NFL general counsel Jeff Pash and former Washington Football Team executive Bruce Allen had a close relationship, according to emails collected during the NFL's workplace misconduct investigation of the Washington franchise, The New York Times and Wall Street Journal reported Wednesday night.
The correspondence is among 650,000 emails collected in the NFL's investigation.
That trove of emails helped lead to Jon Gruden's resignation as Las Vegas Raiders coach earlier this week after reports from the Times and Journal showed he had used misogynistic and anti-gay language and had used a racist comment to refer to NFL Players Association executive director DeMaurice Smith. Gruden was employed by ESPN as the lead analyst for Monday Night Football when he sent the emails over a seven-year period.
Earlier this week, the NFLPA said it planned to request that the NFL release the remainder of the 650,000 emails reviewed as part of the investigation.
The emails between Pash and Allen show Pash reassuring Allen on controversies involving the Washington franchise and discussing league issues and other topics, including politics.
Pash, in one email exchange in 2013, told Allen that his franchise would not have to pay a $15,000 fine for manipulating its injury report, according to The New York Times. Allen's appeal was initially denied only to be overruled by Pash, who wrote to Allen that the franchise did not have to pay the fine "or any other amount with respect to this matter and you should consider the fine to be rescinded in its entirety."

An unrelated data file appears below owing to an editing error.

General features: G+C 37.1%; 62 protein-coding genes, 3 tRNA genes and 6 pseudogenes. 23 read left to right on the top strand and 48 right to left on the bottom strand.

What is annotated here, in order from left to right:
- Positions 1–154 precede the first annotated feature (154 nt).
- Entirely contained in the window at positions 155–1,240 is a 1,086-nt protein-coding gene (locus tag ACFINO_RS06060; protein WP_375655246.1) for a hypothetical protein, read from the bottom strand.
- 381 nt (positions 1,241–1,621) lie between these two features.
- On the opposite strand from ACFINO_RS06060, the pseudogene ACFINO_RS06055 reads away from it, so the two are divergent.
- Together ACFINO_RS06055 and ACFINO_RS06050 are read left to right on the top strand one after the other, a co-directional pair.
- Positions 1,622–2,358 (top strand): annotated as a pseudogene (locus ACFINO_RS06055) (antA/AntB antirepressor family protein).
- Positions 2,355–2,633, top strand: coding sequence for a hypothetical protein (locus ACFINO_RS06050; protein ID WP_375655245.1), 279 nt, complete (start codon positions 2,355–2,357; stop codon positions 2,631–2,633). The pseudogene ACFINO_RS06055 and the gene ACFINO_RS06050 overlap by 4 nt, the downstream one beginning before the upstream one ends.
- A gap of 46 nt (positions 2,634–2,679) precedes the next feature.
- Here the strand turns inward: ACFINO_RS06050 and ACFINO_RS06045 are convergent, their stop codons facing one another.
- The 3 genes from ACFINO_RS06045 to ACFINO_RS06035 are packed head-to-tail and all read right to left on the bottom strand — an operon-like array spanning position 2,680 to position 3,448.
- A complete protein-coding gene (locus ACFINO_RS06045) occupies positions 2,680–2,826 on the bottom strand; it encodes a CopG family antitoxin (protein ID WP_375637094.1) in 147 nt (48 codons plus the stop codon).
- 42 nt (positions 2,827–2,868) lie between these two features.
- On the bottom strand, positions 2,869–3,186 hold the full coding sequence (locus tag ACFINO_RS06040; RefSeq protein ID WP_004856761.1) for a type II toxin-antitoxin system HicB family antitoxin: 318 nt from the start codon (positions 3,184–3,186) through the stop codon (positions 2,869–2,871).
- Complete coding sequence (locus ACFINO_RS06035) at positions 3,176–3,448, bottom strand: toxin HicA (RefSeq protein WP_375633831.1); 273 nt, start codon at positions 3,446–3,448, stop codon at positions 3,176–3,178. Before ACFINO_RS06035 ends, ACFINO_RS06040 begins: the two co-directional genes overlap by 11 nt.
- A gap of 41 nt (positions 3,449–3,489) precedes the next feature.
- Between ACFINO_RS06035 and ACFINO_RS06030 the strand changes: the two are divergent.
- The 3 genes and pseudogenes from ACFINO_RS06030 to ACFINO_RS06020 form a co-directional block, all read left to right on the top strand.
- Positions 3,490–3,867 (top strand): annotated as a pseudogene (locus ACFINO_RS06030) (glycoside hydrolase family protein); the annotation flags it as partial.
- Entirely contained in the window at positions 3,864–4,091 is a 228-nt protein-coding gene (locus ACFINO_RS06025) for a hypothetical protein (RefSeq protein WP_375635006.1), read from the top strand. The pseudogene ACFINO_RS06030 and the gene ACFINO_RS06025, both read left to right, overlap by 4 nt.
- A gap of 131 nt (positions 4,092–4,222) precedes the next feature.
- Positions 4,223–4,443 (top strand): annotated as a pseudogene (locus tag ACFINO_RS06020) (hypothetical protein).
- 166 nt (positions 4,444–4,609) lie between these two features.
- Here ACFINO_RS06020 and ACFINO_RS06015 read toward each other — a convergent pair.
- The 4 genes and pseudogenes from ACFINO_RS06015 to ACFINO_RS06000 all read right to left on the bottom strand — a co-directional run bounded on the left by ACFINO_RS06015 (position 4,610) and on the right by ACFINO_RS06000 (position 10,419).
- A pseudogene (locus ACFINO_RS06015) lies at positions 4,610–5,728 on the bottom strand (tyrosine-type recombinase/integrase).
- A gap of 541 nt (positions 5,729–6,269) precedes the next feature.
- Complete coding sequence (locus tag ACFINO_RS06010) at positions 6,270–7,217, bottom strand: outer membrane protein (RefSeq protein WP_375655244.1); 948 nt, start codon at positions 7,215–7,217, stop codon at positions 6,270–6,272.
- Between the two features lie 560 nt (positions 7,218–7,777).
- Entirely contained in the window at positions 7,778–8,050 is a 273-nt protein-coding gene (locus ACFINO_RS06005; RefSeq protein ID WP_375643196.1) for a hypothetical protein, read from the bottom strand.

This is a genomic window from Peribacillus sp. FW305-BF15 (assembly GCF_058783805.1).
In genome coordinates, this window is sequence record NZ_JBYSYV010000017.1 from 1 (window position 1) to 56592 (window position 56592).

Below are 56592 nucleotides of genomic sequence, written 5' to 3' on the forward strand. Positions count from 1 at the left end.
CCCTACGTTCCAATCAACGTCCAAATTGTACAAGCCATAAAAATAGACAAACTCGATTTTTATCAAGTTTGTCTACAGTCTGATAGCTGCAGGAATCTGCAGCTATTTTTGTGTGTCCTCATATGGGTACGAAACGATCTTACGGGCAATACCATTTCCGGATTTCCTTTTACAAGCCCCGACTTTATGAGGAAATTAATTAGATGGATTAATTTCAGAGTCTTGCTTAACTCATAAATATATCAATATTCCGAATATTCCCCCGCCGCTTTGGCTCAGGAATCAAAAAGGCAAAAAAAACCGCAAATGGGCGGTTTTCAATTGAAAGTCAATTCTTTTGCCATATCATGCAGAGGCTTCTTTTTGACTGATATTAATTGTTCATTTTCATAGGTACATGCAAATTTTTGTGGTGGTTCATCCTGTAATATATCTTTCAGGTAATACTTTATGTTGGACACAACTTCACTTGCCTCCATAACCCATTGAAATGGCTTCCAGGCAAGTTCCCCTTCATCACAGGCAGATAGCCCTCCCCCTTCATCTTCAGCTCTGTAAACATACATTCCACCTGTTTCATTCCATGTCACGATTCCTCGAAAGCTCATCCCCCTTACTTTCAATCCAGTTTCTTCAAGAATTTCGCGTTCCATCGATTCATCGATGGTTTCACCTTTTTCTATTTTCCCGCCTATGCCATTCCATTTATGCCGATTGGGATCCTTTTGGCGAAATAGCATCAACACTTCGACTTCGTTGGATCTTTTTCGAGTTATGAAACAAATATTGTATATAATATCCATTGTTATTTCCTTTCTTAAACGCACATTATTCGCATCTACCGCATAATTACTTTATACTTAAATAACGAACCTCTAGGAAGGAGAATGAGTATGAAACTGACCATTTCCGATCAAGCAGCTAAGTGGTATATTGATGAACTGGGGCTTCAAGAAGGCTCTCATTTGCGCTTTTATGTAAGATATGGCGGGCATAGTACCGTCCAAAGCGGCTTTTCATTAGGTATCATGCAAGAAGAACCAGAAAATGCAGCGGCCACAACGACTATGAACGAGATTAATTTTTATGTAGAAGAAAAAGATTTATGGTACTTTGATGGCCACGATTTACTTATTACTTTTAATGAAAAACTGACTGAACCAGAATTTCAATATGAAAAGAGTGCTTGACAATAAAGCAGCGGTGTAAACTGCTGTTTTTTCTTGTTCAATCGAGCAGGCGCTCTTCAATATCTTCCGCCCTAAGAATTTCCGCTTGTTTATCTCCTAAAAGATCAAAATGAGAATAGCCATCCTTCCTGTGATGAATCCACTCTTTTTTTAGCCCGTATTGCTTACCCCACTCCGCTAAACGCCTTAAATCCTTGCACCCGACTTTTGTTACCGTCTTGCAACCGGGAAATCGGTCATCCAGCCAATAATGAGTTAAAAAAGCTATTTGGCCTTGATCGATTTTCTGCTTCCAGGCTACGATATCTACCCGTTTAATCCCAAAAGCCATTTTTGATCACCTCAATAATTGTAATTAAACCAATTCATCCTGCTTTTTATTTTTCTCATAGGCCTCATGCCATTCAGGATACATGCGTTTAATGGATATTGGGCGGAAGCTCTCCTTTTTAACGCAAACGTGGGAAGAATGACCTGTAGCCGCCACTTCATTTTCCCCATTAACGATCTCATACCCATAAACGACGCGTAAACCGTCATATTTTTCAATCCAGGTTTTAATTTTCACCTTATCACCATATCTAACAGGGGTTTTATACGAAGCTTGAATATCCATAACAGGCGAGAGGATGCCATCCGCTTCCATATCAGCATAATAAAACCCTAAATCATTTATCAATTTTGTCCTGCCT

In another exchange, according to the Times, Allen contacted Pash after the Washington franchise was entangled in sexual harassment allegations involving its cheerleaders. Pash responded to Allen that, "I know that you are on it and would not condone something untoward."
Emails between Gruden and Allen and other men, however, included photos of women wearing only bikini bottoms, including one photo of two Washington team cheerleaders.
In another exchange from 2016, according to the reports, Allen complained to Pash when Jocelyn Moore, who is Black, was hired as the NFL's top lobbyist after she had worked for several Democratic senators.
"Curious -- is there a rule against hiring Libertarians, Independents or even a Republican?" Allen wrote in the email, to which Pash replied: "No, but it can sometimes look that way!"
Allen referred to the NFL's rule that requires teams to interview minority candidates for head-coaching and general manager positions in his response: "We have the Rooney rule .... So I'm going to propose a Lincoln Rule at the next meeting."
The NFL, via NFL executive vice president of communications Jeff Miller, on Thursday denied there was any wrongdoing in the emails between Pash and Allen, who was fired as team president by the Washington franchise in 2019.
"Communication between league office employees and club executives occurs on a daily basis," Miller said in a statement issued to both the Times and the Journal. "Jeff Pash is a respected and high-character NFL executive. Any effort to portray these emails as inappropriate is either misleading or patently false."
The NFL completed its investigation into Washington's workplace culture in July, fining the franchise $10 million. In addition, Tanya Snyder, who was named the team's co-CEO in June, took over the day-to-day duties of the franchise from her husband, Dan. All senior executives, including the Snyders, were ordered to take part in workplace conduct training.
That investigation, which began in 2020, was conducted by attorney Beth Wilkinson. Pash's counsel was sought in the investigation, league officials told the Journal.